An exact number is too difficult to pin down accurately, but various estimates put the total number of street kids in Ethiopia between 60,000 and 150,000.
* * *

The Smugglers' Due, a NYT article (registration required), about teenage Chinese immigrants that come to the US, either sent by their parents or who come on their own. The article is about Chen, one such immigrant, who came to the US as a teenager via arrangements provided by 'snakeheads'---the immigration racketeers. The immigrants work their asses off to pay their dues to the 'snakeheads' for several years and face consequences at home if their payments are late. The article is Chen's story so far and his lonely battles for survival.

* * *

Poverty affecting children ain't a pretty picture. Poverty affecting anybody ain't a pretty picture.

Sunday, June 11, 2006

football mania

[Source: Mid Day]
Mumbai's dabbawallas took on Brazilian street football team Boys from Brazil at Kamala Mills on Friday. Two matches of 10 minutes each were played and Brazil won 5-1. Kiran Gavande, the captain of the dabbawallas team, picked up a blinder of a pass and shattered the defences of the Boys of Brazil to score their only goal. Ragunath Medge, the president of the dabbawalas, when asked which team he was supporting in the World Cup said, "Italy, because it is Rajiv Gandhi's sasural."

Any idea why the reference to Rajiv Gandhi?

Friday, June 09, 2006

'Blue Lady' Blues

The Supreme Court on 5th June gave permission for the Malaysian ship 'Blue Lady' (SS Norway) to anchor at Alang, Gujarat. An article regarding this is here.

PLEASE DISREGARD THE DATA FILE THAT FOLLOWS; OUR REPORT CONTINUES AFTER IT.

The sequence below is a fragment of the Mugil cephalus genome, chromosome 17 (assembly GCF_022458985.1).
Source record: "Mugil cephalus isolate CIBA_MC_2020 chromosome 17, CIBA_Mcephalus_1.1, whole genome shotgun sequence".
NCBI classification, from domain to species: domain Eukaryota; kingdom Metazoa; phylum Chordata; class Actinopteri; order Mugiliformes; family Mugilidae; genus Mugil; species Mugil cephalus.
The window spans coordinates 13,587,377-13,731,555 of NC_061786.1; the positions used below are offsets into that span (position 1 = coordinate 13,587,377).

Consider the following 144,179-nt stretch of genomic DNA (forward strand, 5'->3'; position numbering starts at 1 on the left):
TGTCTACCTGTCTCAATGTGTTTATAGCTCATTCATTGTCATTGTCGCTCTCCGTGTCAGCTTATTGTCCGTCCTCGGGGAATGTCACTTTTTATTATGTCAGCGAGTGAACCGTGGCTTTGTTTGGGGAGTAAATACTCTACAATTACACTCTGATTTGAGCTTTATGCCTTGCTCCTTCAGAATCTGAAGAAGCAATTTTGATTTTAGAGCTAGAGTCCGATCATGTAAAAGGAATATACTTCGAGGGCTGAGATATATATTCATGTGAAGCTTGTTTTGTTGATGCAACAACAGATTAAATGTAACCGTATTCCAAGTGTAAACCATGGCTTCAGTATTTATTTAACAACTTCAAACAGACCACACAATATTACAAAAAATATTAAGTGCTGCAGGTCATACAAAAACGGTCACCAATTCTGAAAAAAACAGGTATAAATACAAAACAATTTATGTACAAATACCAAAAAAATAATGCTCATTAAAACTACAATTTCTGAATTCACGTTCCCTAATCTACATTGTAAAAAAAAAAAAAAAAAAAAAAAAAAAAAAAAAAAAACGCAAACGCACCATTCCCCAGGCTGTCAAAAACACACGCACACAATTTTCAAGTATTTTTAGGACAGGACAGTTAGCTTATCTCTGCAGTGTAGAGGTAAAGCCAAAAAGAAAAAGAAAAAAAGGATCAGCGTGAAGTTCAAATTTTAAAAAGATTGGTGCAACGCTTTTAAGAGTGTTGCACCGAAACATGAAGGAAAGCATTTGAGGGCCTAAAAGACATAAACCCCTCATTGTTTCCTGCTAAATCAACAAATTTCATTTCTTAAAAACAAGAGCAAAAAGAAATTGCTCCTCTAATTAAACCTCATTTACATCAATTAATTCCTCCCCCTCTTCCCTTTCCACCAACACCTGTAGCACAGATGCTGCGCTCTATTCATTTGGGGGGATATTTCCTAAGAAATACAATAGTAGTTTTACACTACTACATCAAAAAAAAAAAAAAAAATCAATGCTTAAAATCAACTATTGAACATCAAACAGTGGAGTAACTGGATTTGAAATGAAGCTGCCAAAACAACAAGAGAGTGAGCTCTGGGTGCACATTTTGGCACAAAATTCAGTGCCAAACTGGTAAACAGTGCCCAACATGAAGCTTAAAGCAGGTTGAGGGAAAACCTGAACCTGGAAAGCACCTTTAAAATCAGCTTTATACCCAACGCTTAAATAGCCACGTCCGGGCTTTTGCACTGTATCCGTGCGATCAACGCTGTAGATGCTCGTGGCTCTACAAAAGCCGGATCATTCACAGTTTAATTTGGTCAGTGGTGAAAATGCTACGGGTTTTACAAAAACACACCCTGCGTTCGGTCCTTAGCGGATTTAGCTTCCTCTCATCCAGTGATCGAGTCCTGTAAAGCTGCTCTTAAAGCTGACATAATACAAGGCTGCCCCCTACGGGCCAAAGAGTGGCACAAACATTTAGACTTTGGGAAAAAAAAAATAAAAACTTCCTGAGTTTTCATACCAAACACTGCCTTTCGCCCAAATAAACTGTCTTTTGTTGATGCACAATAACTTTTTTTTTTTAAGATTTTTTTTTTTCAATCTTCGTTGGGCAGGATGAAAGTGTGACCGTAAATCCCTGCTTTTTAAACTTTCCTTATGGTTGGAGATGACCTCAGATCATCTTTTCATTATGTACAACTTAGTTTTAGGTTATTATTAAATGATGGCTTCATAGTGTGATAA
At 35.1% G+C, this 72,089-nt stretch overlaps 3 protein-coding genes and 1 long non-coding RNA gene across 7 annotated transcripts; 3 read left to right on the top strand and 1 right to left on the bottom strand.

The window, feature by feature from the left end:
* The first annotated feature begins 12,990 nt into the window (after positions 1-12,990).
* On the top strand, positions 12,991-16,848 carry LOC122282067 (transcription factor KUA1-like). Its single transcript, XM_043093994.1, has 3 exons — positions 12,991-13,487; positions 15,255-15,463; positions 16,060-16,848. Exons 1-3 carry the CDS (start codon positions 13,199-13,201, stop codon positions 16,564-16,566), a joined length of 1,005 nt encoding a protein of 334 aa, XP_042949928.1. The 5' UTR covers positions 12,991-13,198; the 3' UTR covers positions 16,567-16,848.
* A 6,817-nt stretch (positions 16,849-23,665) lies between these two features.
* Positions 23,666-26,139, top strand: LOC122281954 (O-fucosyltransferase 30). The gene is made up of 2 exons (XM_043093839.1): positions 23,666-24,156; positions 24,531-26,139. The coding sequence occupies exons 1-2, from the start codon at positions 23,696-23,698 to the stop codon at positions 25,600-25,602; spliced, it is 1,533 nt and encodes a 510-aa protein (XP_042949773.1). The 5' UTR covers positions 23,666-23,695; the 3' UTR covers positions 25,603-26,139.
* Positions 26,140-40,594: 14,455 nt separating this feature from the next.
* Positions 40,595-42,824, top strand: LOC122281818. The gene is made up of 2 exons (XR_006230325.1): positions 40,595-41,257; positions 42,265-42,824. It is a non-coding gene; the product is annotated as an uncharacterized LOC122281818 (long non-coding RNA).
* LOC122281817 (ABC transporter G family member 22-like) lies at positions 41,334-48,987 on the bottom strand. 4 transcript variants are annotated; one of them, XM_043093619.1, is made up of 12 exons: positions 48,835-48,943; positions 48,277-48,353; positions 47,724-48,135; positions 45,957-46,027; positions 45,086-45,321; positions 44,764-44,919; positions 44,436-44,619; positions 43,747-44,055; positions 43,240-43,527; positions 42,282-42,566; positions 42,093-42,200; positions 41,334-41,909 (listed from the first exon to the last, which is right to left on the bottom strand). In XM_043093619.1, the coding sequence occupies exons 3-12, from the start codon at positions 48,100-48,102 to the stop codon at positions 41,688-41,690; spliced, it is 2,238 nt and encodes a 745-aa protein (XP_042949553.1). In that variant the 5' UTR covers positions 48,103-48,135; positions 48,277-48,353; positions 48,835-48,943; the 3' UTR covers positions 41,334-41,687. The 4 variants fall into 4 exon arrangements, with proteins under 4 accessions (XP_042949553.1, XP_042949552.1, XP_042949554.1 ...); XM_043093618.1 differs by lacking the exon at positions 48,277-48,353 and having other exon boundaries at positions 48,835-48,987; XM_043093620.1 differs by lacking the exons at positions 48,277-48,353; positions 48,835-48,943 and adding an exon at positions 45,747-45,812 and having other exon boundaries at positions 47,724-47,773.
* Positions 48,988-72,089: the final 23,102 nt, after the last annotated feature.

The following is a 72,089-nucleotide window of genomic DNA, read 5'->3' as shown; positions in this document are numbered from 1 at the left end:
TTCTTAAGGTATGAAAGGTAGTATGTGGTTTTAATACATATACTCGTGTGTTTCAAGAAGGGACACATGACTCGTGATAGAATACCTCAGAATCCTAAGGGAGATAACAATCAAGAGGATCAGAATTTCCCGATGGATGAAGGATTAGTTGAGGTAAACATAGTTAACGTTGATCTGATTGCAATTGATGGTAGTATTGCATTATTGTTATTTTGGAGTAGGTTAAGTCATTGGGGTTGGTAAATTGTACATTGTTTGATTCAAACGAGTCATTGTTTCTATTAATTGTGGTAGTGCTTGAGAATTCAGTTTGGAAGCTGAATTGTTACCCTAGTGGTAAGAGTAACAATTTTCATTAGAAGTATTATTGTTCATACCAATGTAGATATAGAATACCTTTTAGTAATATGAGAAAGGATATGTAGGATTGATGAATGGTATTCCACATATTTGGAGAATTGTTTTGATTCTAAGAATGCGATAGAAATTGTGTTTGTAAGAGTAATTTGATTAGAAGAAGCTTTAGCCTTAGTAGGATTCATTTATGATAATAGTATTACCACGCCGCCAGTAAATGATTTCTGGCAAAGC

The Blue Lady's owner admits that the ship contains asbestos. But the ship carries neither documents required as per international law, nor a complete inventory of its hazardous wastes.
Arguing before the court in favour of allowing the ship into Alang, the Technical Committee cited two reasons. One, that monsoons were approaching and if the ship were not allowed to be anchored, then the ship might get damaged in the high seas. Two, that there were 13 Indians on board -- all crew members -- and they would suffer from paucity of food and water, if the ship was not allowed in.
In the meantime, following adverse publicity about low occupational safety standards at Alang, GMB has imposed a ban on media persons visting the area.
The media appear to have failed to take note of the fact that the apex court has allowed anchoring of the ship on humanitarian grounds and not on legal grounds. As noted earlier, in a similar episode in 2005, the Danish ship, Riky, was allowed into Alang and dismantled despite repeated diplomatic recall requests from Denmark. The apex court is hearing the Riky case and is yet to decide on the issue.

Laal Salaam

Mao's teachings inspired me and instilled a sense of courage to face any difficulty in the path of revolution. By the time I quit studies during Pre-Degree, I was fully fired up by the communist ideals which Mao had been preaching-permanent revolution and the importance of the peasantry, of small-scale industry, and of agricultural collectivisation. I became a committed Naxalite through Mao.
- K. Ajitha (link here)

"Importance of the peasantry, of small-scale industry, and of agricultural collectivisation." Mao the visionary is kept alive through the courage and persistence of women like K. Ajitha.

An excerpt from the book "Memoirs of a Revolutionist" by Peter Kropotkin
A revolution from its very outset must be an act of justice towards "the downtrodden and the oppressed," not a promise of such reparation later on; otherwise it is sure to fail. For revolutionists not to succeed in proving to the massess that a new era has really begun for them is to ensure the certain failure of their cause.